dmesg [options]

dmesg --clear

dmesg --read-clear [options]

dmesg --console-level level

dmesg --console-on

dmesg --console-off


dmesg is used to examine or control the kernel ring buffer.

The default action is to read all messages from the kernel ring buffer.


The --clear, --read-clear, --console-on, --console-off, and --console-level options are mutually exclusive.

-C, --clear

Clear the ring buffer.

-c, --read-clear

Clear the ring buffer after first printing its contents.

-D, --console-off

Disable the printing of messages to the console.

-d, --show-delta

Display the timestamp and the time delta spent between messages. If used together with --notime then only the time delta without the timestamp is printed.

-E, --console-on

Enable printing messages to the console.

-e, --reltime

Display the local time and the delta in human-readable format.

-F, --file file

Read the messages from the given file.

-f, --facility list

Restrict output to the given (comma-separated) list of facilities. For example:

dmesg --facility=daemon

will print messages from system daemons only. For all supported facilities see the --help output.

-H, --human

Enable human-readable output. See also --color, --reltime and --nopager.

-h, --help

Display help text and exit.

-k, --kernel

Print kernel messages.

-L, --color[=when]

Colorize important messages (enabled by default). The optional argument when can be auto, never or always. If the when argument is omitted, it defaults to auto.

-l, --level list

Restrict output to the given (comma-separated) list of levels. For example:

dmesg --level=err,warn

will print error and warning messages only. For all supported levels see the --help output.

-n, --console-level level

Set the level at which printing of messages is done to the console. The level is a level number or abbreviation of the level name. For all supported levels see the --help output.

For example, -n 1 or -n alert prevents all messages, except emergency (panic) messages, from appearing on the console. All levels of messages are still written to /proc/kmsg, so syslogd(8) can still be used to control exactly where kernel messages appear. When the -n option is used, dmesg will not print or clear the kernel ring buffer.

-P, --nopager

Do not pipe output into a pager. A pager is enabled by default for --human output.

-r, --raw

Print the raw message buffer, i.e. do not strip the log-level prefixes.

Note that the real raw format depends on the method how dmesg(1) reads kernel messages. The /dev/kmsg device uses a different format than syslog(2). For backward compatibility, dmesg(1) returns data always in the syslog(2) format. It is possible to read the real raw data from /dev/kmsg by, for example, the command 'dd if=/dev/kmsg iflag=nonblock'.

-S, --syslog

Force dmesg to use the syslog(2) kernel interface to read kernel messages. The default is to use /dev/kmsg rather than syslog(2) since kernel 3.5.0.

-s, --buffer-size size

Use a buffer of size to query the kernel ring buffer. This is 16392 by default. (The default kernel syslog buffer size was 4096 at first, 8192 since 1.3.54, 16384 since 2.1.113.) If you have set the kernel buffer to be larger than the default, then this option can be used to view the entire buffer.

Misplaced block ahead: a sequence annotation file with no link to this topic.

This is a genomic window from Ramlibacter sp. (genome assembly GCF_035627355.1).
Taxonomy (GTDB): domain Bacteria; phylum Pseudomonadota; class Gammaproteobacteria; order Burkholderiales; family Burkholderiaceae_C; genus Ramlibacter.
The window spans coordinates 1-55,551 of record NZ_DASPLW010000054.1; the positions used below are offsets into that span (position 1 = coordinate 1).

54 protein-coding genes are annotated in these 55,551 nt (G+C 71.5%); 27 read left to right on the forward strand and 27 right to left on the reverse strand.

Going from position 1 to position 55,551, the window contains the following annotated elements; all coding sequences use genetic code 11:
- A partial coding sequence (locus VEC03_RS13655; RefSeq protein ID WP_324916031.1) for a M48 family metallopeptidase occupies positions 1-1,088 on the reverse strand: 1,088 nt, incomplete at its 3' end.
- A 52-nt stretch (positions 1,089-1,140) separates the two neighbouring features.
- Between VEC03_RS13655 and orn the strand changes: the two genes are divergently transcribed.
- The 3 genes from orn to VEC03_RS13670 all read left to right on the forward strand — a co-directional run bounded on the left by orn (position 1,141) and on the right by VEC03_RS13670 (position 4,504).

-T, --ctime

Print human-readable timestamps.

Be aware that the timestamp could be inaccurate! The time source used for the logs is not updated after system SUSPEND/RESUME.

-t, --notime

Do not print kernel's timestamps.

-u, --userspace

Print userspace messages.

-V, --version

Display version information and exit.

-w, --follow

Wait for new messages. This feature is supported only on systems with a readable /dev/kmsg (since kernel 3.5.0).

-x, --decode

Decode facility and level (priority) numbers to human-readable prefixes.

--time-format format

Print timestamps using the given format, which can be ctime, reltime, delta or iso. The first three formats are aliases of the time-format-specific options. The iso format is a dmesg implementation of the ISO-8601 timestamp format. The purpose of this format is to make the comparing of timestamps between two systems, and any other parsing, easy. The definition of the iso timestamp is: YYYY-MM-DD<T>HH:MM:SS,<microseconds><-+><timezone offset from UTC>.

The iso format has the same issue as ctime: the time may be inaccurate when a system is suspended and resumed.


Implicit coloring can be disabled by an empty file /etc/terminal-colors.d/dmesg.disable. See terminal-colors.d(5) for more details about colorization configuration.

The logical color names supported by dmesg are:


The message sub-system prefix (e.g. "ACPI:").


The message timestamp.


The text of the message with the alert log priority.


The text of the message with the critical log priority.


The text of the message with the error log priority.


The text of the message with the warning log priority.


The text of the message that inform about segmentation fault.



Karel Zak

dmesg was originally written by

Theodore Ts'o


The dmesg command is part of the util-linux package and is available from

Linux Kernel Archive